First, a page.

When supermodel Stella Tennant and her 14-year-old daughter Iris teamed up for a fashion photo shoot, they took a stand – and made a point of wearing clothes and accessories that had come mainly from Batley.
The mother and daughter chose to showcase designer pieces from the Oxfam Online Shop, part of Oxfam Wastesaver Batley, the charity’s main sorting depot and recycling hub. In outfits selected and put together by pioneering “thrift” stylist Bay Garnett and shot by celebrated fashion photographer Tom Craig, Stella and Iris modelled the finds to demonstrate just how desirable pre-loved clothing can be, while making a heart-felt protest against the damage caused to the planet by fast fashion. It’s all part of Oxfam’s Second Hand September campaign, challenging the nation to buy pre-loved clothes and accessories instead of new ones for 30 days.
“I’ve worked in the fashion industry for 25 years and it’s clear to me that nowadays we all have to think a lot harder about how we consume,” said Stella. “The fast fashion industry is unsustainable, but we can slow it down by buying more second-hand clothes. I love Oxfam because it does two things at once: it gives clothes a new life and it helps the poorest people in the world.”
Like many young people, Iris, who turns 15 this month, has environmental and climate concerns. “My generation often wants the newest, latest things, but that causes problems for people in other countries and the planet,” she said. “What’s good about shopping in charity shops is you know the clothes are not making climate change worse.”
Oxfam’s ground-breaking Wastesaver plant saves more than 12,000 tonnes of clothing from going into landfill every year. Comprising two huge interconnecting warehouses, on Mill Forest Way, it opened in 2013, two years after a fire closed the original operation in Huddersfield, which had launched in 1974.
Staffed by volunteers who work alongside about 70 paid staff, this is where donations from Oxfam charity shops across the country arrive by lorry to be dropped in black plastic bags into a sorting bay. The contents – the good, the bad, the ugly and the beautiful – are placed on a long table and sifted through by sorters expert at identifying designer and quality brand pieces for Oxfam Online Shop.
“Our most valuable find was a spring/summer ’04 Chanel jacket which sold for £850,” said Oxfam Online Shop manager Holly Bentley. “We sell such a variety of weird and wonderful pieces, from homeware to wedding dresses, and clothing and accessories from 1900s to the present day. However, our staple bestsellers are always Barbour and Burberry coats.”
At London Fashion Week earlier this year, Stella Tennant joined Daisy Lowe, Laura Bailey, Emeli Sandé, Una Healy and Burberry model Neelam Gill on the catwalk, wearing designer clothes that had been donated to Oxfam shops.
The Batley depot receives all items that have not sold at the Oxfam shop they were donated to within two weeks. The sorting team also pulls out clothes and accessories for Oxfam’s pop-up shops at festivals, and for Oxfam shops short on donations. All profits go to fund the charity’s work across the world, to those fighting poverty and disaster, from Yemen to the Democratic Republic of the Congo.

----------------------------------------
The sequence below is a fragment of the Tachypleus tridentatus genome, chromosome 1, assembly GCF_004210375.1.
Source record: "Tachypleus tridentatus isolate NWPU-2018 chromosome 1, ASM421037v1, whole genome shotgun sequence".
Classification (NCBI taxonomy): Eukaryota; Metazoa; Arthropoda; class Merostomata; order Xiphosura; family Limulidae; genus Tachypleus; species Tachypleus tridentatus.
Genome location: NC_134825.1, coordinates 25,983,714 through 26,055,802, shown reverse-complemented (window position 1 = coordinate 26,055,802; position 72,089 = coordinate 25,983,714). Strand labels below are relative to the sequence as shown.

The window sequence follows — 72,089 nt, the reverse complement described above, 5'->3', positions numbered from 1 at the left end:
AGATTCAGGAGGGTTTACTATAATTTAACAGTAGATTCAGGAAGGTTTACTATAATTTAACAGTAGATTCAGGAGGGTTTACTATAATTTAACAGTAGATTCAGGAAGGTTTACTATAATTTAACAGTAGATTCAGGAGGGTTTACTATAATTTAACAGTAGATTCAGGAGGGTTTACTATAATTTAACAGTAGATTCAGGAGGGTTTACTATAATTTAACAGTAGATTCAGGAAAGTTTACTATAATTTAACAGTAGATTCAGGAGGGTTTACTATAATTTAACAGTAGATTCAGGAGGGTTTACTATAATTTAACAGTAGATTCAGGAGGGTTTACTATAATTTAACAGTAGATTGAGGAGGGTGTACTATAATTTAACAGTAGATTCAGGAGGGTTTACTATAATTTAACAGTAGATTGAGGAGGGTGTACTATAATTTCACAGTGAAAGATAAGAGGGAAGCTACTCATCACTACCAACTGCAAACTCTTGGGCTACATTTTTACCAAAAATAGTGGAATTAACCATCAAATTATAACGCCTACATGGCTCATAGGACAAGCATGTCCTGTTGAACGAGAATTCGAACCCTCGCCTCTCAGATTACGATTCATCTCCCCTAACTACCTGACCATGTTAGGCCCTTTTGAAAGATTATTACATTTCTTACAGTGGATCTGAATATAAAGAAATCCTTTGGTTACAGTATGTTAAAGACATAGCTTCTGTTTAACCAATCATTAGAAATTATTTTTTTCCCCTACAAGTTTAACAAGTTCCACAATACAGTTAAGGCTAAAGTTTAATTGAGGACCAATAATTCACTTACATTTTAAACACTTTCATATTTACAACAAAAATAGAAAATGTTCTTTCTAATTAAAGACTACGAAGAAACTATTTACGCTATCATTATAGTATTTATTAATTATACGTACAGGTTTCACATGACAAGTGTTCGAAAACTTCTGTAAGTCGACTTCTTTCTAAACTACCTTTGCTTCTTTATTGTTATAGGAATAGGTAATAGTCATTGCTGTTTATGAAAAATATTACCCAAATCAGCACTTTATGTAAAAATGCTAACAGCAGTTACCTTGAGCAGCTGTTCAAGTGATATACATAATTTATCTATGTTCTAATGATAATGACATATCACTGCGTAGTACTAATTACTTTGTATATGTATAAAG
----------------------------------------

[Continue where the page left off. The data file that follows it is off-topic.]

Only a small percentage of items reach the online and festival shops. New-looking inexpensive, on-trend clothing goes to Hungary to be sold on to retail shops in Eastern Europe, but most of the wearable clothing goes to Africa, to Frip Ethique, an Oxfam-run social enterprise in Senegal. Bras are particularly sought after and Marks & Spencer is collaborating with Oxfam as part of its Schwopping scheme, with Shwop recycling points at its lingerie fitting rooms, where shoppers can donate bras they no longer want.
Nothing is wasted at Batley; whatever cannot be worn goes to help make mattresses. And what’s left is sent to the Energy From Waste plant at Ferrybridge to make electricity.
The Online Shop is where the high quality and designer pieces are photographed in the studios, then uploaded to sell online. Around 100 new items go online each day and there are about 200,000 items on the site, where they can be seen and bought by fashion lovers across the world.
When it comes to sustainability, environmental and workers’ welfare concerns, the fashion sector is increasingly under the spotlight. The textile industry produces more greenhouse gas emissions than the shipping and aviation industries combined, while throwaway fashion is often made by workers from the world’s poorest communities, paid below the living wage. Each week, 11 million garments end up in landfill in the UK. But the signs are that our desire for pre-loved clothing is increasing. Holly Bentley said: “Our customer base is definitely growing. Purchasing second-hand clothing from the Oxfam Online Shop not only helps the environment but there is the added feelgood factor of knowing your money is helping to fight poverty all over the world.”
For anyone still thinking twice about shopping second-hand fashion, Iris said: “When I’m in a changing room putting on something new, I know plenty of other people have tried it on before me. The main difference is that when you walk into a charity shop there is normally something for everyone. It’s not one person’s look and style.”
To find out more about Oxfam’s Second Hand September campaign go to po.st/SecondHandSeptember. Oxfam’s Online shop is at www.oxfam.org.uk/shop. Twitter and Instagram: @oxfamonlineshop and tag yourself in social media with your new finds using #foundinoxfam.
* SHOOT CREDITS :
All clothing from Oxfam Online Shop at Batley and from Oxfam stores in support of #SecondHandSeptember @oxfamgb campaign.
Styling: Bay Garnett
Photography: Tom Craig
Hair: Neil Moodie
Make-up: Georgina Graham